Not All, But This Much

'Milky Way & Zodiacal Light over Lake Dumbleyung,' by user 'inefekt69' on Flickr

[Image: “Milky Way & Zodiacal Light over Lake Dumbleyung,” by Trevor Dobson (user inefekt69) on Flickr. (Used here under a Creative Commons license.) The photographer’s description says, “Lake Dumbleyung is about 215km south east of Perth. It’s famous for hosting Donald Campbell’s successful world water speed record attempt back in 1964. The lake was much fuller then but I was hoping for at least some water to cover the bottom of the many dead trees that line the shores, I wasn’t lucky though.”]

From whiskey river (italicized lines):

To Live in This World Requires

To live in this world requires
that you leave your house every morning
and step into the wind
Every morning: with all your memories
on file and the future pinned to some wall
you will have to build and tear down and
build again. If you get there. If. If.

Into the wind: first you walk the dog whose
blessed face belies the beast it is built upon
Millennia behind you, that beast enters a cave
and decides whether or not to kill a child sleeping
by a fire. It does not kill the child
because its heart has been surprised by love
Both softened and sharpened by it, inexplicably
Inexplicably, to this day

And on this day, the wind relents
The morning star lifts itself into a changeable sky
and you, carrying extra weight, wearing
last year’s clothes, start walking towards the train
Seeds that grew from ancient science digest in your stomach;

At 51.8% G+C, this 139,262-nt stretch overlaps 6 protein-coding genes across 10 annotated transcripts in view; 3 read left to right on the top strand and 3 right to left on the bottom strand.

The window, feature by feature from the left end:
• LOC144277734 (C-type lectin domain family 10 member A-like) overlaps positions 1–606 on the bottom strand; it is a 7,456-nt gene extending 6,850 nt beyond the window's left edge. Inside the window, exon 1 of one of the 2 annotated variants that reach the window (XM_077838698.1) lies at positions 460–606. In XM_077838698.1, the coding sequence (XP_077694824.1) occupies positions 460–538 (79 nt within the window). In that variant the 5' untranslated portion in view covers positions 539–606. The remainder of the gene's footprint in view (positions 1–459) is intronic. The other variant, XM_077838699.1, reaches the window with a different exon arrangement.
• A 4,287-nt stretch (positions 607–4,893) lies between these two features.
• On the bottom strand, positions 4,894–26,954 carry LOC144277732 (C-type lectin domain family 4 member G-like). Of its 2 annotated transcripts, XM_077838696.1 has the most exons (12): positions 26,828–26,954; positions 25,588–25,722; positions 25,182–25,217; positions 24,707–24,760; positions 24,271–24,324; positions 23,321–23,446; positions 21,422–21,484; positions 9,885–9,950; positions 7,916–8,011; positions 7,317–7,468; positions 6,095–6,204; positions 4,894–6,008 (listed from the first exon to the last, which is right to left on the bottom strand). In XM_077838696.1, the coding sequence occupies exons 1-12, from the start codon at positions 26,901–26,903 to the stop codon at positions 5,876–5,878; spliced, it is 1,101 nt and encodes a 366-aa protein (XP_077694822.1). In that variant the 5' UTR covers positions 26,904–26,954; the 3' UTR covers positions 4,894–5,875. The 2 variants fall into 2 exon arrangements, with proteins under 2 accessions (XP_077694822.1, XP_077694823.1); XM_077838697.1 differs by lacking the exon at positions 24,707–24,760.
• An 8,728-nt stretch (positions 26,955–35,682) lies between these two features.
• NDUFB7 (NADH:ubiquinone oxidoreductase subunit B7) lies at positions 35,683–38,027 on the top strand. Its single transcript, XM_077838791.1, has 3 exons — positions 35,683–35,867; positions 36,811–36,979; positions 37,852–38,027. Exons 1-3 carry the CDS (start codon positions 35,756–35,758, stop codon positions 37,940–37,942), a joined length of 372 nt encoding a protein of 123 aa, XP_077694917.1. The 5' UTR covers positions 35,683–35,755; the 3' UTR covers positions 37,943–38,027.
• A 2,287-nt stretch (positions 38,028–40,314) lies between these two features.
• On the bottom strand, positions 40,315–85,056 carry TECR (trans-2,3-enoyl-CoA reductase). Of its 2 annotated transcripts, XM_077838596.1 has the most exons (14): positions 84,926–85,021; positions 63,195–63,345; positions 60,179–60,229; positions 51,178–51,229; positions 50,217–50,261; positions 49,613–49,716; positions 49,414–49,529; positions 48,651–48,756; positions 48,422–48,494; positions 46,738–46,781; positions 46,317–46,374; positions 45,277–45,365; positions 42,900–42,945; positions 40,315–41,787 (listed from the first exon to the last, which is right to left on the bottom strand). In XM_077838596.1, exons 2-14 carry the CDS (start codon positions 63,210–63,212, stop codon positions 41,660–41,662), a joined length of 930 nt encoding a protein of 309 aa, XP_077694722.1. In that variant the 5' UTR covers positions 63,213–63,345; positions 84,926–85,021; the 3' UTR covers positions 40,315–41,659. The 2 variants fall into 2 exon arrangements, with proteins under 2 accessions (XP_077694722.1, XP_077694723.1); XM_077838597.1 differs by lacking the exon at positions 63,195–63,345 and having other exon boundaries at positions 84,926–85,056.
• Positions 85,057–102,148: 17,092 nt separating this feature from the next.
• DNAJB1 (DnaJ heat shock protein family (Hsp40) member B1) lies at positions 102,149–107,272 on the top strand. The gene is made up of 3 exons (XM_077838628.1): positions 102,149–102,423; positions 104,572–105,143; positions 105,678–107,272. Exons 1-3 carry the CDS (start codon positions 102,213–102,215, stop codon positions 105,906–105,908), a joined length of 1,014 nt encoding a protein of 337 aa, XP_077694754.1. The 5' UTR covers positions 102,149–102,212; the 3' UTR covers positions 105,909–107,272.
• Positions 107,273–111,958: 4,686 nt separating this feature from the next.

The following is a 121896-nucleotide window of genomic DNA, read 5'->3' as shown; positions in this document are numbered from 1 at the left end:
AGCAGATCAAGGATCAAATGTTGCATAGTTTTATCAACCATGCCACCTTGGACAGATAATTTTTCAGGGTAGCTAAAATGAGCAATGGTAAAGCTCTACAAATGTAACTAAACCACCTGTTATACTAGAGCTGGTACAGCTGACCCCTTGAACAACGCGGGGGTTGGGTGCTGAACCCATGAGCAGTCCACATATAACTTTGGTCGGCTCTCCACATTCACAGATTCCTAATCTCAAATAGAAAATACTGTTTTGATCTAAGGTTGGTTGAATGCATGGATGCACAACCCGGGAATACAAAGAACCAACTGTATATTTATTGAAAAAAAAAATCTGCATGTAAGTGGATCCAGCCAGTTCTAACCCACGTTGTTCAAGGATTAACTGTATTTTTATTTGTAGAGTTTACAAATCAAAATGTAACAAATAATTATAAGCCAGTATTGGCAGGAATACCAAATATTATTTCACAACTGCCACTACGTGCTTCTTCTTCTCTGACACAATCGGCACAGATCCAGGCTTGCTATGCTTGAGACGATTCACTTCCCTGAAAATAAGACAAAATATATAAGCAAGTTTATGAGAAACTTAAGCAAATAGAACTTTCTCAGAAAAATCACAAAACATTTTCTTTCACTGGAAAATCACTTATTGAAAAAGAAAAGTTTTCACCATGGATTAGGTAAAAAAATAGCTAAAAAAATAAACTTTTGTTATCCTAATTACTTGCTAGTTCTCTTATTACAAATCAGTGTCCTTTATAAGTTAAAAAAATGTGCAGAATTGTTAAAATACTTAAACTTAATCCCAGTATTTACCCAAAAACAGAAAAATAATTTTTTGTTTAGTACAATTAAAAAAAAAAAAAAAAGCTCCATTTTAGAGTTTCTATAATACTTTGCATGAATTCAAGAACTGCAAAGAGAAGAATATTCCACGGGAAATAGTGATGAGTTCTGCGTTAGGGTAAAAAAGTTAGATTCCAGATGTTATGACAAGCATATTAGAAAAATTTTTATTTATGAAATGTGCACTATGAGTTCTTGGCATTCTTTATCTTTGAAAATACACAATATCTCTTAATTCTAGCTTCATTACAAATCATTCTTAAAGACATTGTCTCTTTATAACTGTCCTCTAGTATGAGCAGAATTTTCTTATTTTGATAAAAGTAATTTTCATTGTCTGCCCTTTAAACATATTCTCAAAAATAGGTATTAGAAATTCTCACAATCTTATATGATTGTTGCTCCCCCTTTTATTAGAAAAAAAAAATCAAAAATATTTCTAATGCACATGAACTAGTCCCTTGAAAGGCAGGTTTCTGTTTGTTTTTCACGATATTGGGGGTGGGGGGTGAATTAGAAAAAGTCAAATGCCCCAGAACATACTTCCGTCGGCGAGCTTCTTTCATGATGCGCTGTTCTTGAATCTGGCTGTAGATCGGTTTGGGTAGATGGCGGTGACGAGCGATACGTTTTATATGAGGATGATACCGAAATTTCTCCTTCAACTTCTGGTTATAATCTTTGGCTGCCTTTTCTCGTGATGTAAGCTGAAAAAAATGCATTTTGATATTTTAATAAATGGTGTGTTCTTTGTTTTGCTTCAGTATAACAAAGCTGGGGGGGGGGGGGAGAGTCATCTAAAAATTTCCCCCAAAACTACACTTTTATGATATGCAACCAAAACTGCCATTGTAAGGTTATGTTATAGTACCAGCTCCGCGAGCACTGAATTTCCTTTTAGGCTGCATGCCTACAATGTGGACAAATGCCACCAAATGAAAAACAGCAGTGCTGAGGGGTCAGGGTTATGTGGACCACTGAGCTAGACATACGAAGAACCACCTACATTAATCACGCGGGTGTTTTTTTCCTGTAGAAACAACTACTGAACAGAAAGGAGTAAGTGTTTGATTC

your bones begin to separate because science did not plan
this length of life; your heart slows down and you feel
the pressure of dragging a million, billion years
behind you. A million, billion lie ahead that you
will know nothing about

Thus, harnessed to time, facing the inevitable,
constructed by science and fed on inexplicable events
taking place somewhere in the middle of history,
your day goes by. Miles away, the ocean
murmurs to its own beloved creatures, a mountain
applies pressure to the weaving of a golden seam
And in your house, the dog wonders
if you will make it home again. And each day,
despite or because the performance of this feat
is both a mystery and a triumph, somehow
you will. You do

(Eleanor Lerman [source])

and:

Knowing you are alive is feeling the planet buck under you, rear, kick, and try to throw you; you hang on to the ring. It is riding the planet like a log downstream, whooping. Or, conversely, you step aside from the dreaming fast loud routine and feel time as a stillness about you, and hear the silent air asking in so thin a voice, Have you noticed yet that you will die? Do you remember, remember, remember? [*] Then you feel your life as a weekend, a weekend you cannot extend, a weekend in the country.

(Annie Dillard [source])

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